The External Nasal Valve




The external nasal valve is a complex entity comprised of multiple structures and tissue types. As such, there is no single operation that can address all problems of the external valve. This article reviews the relevant anatomy, pathologic conditions, and treatments for external nasal valve dysfunction, including a detailed review of the nasal muscles and their contribution to external nasal valve patency. Surgical and nonsurgical options for treatment and the evidence supporting the importance of proper external nasal valve function on quality-of-life measures are discussed.


Key points








  • Nasal obstruction has a negative effect on quality of life. The external nasal valve plays an important role in nasal breathing and, consequently, nasal obstruction.



  • Multiple anatomic structures make up the external nasal valve. Surgery to correct external nasal valve pathologic conditions must be tailored to the specific needs of the patient.



  • A detailed understanding of the anatomy of the lower third of the nose is critical to proper treatment. Knowing how the anatomy contributes to pathologic conditions is as important as where it is.



  • There are effective surgical and nonsurgical treatments for external nasal valve dysfunction.



  • The muscles of the nose may play a bigger role in external nasal valve problems than is typically recognized.




Because the internal nasal valve has been identified as the narrowest segment in the nasal cavity, more has been written about the internal nasal valve than the external. A PubMed search at the time of this writing shows 202 articles when searching for “internal nasal valve” and 156 for “external nasal valve.” However, the external nasal valve is the gateway to the nose. Pathologic conditions in the external valve are a complex interplay between the cartilage, skin, nasal muscles, vibrissae, and even the force of inspiration. This article aims to consolidate much of the current knowledge of external nasal valve problems and their treatment.




Anatomy


Mink was the first to identify the nasal valve as a single entity in 1903. To this day, in some articles, there is no differentiation between the internal nasal valve and the external nasal valve. Constantian and Martin rightfully assert that this lack of consensus probably hinders rhinoplasty education. Distinguishing the internal from the external valve is important because they are distinct anatomic areas, though they do share a common border at the scroll. Many investigators describe the external nasal valve as the nostril opening; however, it is more clinically helpful to consider the nostril opening as a component of the external nasal valve. In other words, the nostril opening is an area, whereas the external nasal valve is a volume. The borders of this space are the nostril opening caudally, the septum and medial crura medially, the alar cartilage and fibrofatty tissue anterolaterally, and the internal nasal valve opening posteriorly. With this many structures playing an important role in the integrity of the external nasal valve, it should be no surprise that there are multiple ways that external nasal valve insufficiency can manifest. Further complicating matters is that external nasal valve problems may be static, dynamic, or both.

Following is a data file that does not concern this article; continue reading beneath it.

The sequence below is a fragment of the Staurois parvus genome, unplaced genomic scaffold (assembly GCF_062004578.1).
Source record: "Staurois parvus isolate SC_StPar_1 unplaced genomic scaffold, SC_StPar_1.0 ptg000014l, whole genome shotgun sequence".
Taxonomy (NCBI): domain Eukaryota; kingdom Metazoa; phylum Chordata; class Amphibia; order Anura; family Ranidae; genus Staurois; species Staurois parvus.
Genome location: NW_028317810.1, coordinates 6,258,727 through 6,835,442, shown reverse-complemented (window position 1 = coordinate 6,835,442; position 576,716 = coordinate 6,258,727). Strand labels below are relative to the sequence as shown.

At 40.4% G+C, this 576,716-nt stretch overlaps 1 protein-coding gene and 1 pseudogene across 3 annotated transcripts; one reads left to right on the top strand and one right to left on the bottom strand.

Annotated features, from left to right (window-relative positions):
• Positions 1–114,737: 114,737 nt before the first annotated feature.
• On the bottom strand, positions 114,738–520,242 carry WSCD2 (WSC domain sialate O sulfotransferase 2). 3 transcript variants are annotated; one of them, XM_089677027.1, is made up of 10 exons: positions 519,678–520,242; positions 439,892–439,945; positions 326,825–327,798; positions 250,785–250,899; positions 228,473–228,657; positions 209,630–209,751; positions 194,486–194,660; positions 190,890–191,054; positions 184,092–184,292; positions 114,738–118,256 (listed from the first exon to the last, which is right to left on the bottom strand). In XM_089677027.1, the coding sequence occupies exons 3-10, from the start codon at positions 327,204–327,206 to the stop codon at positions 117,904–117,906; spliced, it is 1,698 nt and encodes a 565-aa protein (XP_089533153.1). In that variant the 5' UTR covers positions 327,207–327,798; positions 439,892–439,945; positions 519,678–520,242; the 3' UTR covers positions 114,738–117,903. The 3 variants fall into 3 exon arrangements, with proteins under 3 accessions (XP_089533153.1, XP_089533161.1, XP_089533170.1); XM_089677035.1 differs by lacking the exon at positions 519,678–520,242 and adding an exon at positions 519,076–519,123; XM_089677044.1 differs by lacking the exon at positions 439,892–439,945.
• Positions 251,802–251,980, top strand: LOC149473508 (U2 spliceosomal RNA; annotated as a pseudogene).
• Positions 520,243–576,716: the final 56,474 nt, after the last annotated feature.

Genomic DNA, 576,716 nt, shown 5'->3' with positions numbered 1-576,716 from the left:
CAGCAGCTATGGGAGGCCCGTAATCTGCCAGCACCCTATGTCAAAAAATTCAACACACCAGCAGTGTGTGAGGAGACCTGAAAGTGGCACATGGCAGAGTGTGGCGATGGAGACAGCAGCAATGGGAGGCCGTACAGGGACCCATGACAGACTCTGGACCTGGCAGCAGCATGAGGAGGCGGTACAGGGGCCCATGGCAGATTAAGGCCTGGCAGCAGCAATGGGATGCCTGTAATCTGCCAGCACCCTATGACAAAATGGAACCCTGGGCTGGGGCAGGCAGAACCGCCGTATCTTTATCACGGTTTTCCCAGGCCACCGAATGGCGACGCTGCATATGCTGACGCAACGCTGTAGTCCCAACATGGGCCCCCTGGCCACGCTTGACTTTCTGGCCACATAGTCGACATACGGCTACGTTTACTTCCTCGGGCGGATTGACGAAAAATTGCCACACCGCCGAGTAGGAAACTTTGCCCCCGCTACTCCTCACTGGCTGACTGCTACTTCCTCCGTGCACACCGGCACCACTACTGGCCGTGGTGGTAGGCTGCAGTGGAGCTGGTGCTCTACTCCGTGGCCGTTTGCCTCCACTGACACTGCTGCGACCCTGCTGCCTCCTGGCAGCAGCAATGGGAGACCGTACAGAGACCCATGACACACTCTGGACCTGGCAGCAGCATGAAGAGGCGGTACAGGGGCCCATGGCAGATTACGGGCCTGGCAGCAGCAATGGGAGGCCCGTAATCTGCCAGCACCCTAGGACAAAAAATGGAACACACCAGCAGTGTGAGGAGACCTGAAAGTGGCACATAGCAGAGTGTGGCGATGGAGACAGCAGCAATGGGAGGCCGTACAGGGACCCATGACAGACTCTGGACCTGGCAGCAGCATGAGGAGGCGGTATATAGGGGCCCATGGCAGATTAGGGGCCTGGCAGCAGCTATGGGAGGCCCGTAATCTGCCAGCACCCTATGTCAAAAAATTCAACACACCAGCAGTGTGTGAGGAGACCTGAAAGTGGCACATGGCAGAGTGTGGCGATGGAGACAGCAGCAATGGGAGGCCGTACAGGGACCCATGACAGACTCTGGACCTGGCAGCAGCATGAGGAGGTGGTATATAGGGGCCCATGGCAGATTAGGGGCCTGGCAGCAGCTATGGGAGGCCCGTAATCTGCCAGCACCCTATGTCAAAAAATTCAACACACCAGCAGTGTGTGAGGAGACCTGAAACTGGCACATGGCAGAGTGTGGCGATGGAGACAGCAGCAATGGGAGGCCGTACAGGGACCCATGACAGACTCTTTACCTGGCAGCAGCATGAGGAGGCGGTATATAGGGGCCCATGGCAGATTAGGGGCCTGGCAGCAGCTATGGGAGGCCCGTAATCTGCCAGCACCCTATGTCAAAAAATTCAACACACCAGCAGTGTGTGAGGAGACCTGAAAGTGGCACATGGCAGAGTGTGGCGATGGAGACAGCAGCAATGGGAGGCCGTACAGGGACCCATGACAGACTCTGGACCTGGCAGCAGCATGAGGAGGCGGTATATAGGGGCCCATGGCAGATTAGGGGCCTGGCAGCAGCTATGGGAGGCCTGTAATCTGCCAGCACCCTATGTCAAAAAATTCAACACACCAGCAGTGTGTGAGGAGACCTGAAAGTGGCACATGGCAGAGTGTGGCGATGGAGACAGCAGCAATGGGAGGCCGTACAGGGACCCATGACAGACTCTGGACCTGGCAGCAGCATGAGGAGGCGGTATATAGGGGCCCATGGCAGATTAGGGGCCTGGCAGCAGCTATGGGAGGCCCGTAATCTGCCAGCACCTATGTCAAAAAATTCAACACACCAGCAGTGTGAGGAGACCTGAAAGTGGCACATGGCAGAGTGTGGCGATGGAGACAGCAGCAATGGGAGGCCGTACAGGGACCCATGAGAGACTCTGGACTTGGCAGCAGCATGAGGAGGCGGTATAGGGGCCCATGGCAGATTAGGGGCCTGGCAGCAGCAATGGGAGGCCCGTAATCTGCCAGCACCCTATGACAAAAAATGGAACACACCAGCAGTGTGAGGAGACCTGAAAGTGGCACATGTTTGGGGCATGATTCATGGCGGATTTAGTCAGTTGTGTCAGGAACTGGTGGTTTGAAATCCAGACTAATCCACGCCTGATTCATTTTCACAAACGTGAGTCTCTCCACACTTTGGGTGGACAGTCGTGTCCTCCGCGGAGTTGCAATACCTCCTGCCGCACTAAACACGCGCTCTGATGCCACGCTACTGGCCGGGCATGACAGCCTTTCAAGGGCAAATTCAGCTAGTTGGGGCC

The alar lobule is the convexity that abuts the cheek at the alar-facial junction, bordered superiorly by the alar groove. This curves medially, ending in a concavity posterior to the nasal tip lobule ( Fig. 1 ). Ali-Salaam and colleagues sectioned 15 cadavers and found that the alar lobule was devoid of cartilage in all specimens. The alar lobule is composed of skin, fibrofatty fascia, and muscle. The lateral crus travels superior to the alar groove and the investigators found that the lateral crura had 4 distinct anatomic variants. In some specimens, the lateral crus ended near the alar groove. In others, it continued along the alar groove and was either smooth or corrugated. Several had smaller, discontiguous sesamoid cartilages laterally.




Fig. 1


The lower lateral cartilages are shown in white. The alar lobule is blue. The alar groove is the dotted line. Note that the lateral crura are not located in the alar lobule and that the point of maximal concavity of the alar groove is typically located at the lateral end of the lateral crus.


The paired lower lateral cartilages are the primary structural component of the external nasal valve. Despite this, the alar cartilages are not usually as stiff as the septum. They begin medially at the feet of the medial crura. These are typically splayed somewhat from the midline. The medial crura sweep anterocephalically to the intermediate crura, where they twist laterally, creating a divergence in the area of the infratip lobule. The intermediate crura transition to the domes, a tighter bend that creates the definition of the tip. The domes should have an angle between them that is very obtuse. When the interdomal angle is too acute, the caudal margins of the lateral crura lie closer to the septum. This has important implications for both form and function. When the caudal edge of the lateral crus is close to the septum, the volume of the nasal vestibule is decreased. Aesthetically, this results in an alar rim that is poorly supported and will have a characteristic parenthesis deformity on the frontal view.